"That's awful!" he cried, stopping his limping horse near Hopalong. "An' here come the fools that done it."

"Yes," replied Johnny, his voice breaking from rage, "but they won't go back again! I don't care if I'm killed if I can get one or two of that crowd—"

"Shut up, Kid!" snapped Hopalong as the 4X outfit drew near. "I know just how you feel about it; feel that way myself. But there ain't a-going to be no fighting while I've got these cows on my han's. That gang'll be here when we come back, all right."

"Mebby one or two of 'em won't," remarked Hawkins, as he looked again over the carnage along the fence. "I never did much pot-shooting, 'cept agin Injuns; but I dunno—" He did not finish, for the strangers were almost at his elbow.

Cranky Joe led the 4X contingent and he did the talking for it without waste of time. "Who the hell busted that fence?" he demanded, belligerently, looking around savagely. Johnny's hand twitched at the words and the way they were spoken.

"I did; did you think somebody leaned agin it?" replied Hopalong, very calmly,—so calmly that it was about one step short of an explosion.

"Well, why didn't you go around?"

"Three thousand stampeding cattle don't go 'round wire fences in the dark."

"Well, that's not our fault. Reckon you better dig down an' settle up for the damages, an' half a cent a head for water; an' then go 'round. You can't stampede through the other fence."

"That so?" asked Hopalong.

"Reckon it is."

"Yo're real shore it is?"

"Well there's only six of us here, but there's six more that we can get blamed quick if we need 'em. It's so, all right."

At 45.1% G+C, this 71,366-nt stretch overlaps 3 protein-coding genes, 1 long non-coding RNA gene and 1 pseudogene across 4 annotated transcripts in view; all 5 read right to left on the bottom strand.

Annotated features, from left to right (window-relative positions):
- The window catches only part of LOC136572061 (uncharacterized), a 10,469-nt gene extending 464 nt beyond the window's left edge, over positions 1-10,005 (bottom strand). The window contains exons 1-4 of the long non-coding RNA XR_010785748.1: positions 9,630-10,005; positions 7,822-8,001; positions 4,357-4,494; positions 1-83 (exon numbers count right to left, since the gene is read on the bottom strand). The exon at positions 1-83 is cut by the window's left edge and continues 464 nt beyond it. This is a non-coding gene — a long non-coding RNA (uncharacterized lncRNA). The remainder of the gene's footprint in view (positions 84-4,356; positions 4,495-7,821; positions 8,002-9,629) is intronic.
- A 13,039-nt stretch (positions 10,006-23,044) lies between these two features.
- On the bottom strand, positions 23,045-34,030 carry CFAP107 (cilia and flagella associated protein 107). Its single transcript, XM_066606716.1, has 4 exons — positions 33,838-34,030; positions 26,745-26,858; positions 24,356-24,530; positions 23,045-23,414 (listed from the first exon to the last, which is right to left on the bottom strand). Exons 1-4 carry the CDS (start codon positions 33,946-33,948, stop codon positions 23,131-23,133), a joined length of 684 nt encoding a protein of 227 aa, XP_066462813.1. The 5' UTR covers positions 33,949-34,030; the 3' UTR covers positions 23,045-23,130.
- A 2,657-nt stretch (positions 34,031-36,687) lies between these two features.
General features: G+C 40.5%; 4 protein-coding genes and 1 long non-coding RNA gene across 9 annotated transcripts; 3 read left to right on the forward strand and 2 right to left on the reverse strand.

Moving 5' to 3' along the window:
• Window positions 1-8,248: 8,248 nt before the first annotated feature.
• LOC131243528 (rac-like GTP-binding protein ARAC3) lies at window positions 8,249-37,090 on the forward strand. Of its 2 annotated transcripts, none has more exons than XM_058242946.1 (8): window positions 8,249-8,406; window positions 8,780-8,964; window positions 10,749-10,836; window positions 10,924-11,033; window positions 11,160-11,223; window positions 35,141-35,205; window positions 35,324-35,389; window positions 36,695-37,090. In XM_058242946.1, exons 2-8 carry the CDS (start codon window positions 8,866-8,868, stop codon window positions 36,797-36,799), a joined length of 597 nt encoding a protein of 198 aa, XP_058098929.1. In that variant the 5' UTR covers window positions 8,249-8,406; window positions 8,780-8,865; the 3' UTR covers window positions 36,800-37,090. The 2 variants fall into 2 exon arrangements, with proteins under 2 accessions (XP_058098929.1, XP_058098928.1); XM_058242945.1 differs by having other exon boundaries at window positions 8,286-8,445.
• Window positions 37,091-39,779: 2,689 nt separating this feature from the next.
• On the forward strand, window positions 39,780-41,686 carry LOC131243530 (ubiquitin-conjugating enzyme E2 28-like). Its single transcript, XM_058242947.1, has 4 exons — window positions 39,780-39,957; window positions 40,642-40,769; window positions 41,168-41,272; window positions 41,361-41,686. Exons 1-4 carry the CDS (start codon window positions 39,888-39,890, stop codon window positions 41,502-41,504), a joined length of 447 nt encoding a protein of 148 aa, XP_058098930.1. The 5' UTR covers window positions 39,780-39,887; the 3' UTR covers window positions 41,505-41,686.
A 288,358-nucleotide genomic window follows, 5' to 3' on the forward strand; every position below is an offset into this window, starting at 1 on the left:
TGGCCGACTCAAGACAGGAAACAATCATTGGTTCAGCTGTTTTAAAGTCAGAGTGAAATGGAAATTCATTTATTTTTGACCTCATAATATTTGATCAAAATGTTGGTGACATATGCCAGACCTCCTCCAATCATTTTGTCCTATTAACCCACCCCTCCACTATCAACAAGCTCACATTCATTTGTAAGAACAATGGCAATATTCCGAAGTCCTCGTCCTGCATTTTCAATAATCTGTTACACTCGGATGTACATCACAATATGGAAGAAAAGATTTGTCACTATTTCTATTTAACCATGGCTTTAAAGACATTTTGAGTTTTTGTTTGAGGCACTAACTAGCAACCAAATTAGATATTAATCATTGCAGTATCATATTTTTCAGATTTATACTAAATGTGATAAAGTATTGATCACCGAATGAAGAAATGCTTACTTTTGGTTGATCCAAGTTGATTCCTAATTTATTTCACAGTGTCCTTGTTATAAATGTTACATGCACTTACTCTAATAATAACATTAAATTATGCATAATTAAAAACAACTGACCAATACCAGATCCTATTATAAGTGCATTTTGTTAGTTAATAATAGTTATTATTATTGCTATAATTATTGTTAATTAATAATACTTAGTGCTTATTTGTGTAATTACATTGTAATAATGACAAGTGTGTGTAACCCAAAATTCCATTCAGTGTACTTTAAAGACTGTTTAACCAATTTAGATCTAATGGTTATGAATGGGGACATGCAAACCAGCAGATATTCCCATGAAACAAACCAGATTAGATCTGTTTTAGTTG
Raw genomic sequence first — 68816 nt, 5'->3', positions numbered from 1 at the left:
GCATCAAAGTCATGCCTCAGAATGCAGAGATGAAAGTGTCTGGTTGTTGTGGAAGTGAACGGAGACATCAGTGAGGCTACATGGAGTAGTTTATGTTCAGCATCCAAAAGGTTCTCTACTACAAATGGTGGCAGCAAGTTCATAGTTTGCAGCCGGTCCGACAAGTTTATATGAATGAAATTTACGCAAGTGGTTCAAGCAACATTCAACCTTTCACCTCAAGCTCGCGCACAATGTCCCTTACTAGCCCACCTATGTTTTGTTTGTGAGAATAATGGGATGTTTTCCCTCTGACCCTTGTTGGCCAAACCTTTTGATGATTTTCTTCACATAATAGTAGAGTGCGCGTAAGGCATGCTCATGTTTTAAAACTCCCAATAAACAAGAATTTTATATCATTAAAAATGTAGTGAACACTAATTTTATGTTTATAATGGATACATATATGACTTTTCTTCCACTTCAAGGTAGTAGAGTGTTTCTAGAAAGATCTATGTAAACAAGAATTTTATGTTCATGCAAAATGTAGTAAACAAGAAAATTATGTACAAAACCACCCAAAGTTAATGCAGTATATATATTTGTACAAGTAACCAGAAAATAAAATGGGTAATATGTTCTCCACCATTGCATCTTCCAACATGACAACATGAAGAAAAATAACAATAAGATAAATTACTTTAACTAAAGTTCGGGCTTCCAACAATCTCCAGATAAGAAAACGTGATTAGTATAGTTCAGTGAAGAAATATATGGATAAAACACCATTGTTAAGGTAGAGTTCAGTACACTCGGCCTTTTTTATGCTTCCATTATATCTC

"Well, coming down to figures, there's eight here, with two hoss-wranglers an' a cook to come," retorted Hopalong, kicking the belligerent Johnny on the shins. "We're just about mad enough to tackle anything: ever feel that way?"

"Oh, no use getting all het up," rejoined Cranky Joe. "We ain't a-going to fight 'less we has to. Better pay up."

"Send yore bills to the ranch—if they're O. K., Buck'll pay 'em."

"Nix; I take it when I can get it."

"I ain't got no money with me that I can spare."

"Then you can leave enough cows to buy back again."

"I'm not going to pay you one damned cent, an' the only cows I'll leave are the dead ones—an' if I could take them with me I'd do it. An' I'm not going around the fence, neither."

"Oh, yes; you are. An' yo're going to pay," snapped Cranky Joe.

"Take it out of the price of two hundred dead cows an' gimme what's left," Hopalong retorted. "It'll cost you nine of them twelve men to pry it out'n me."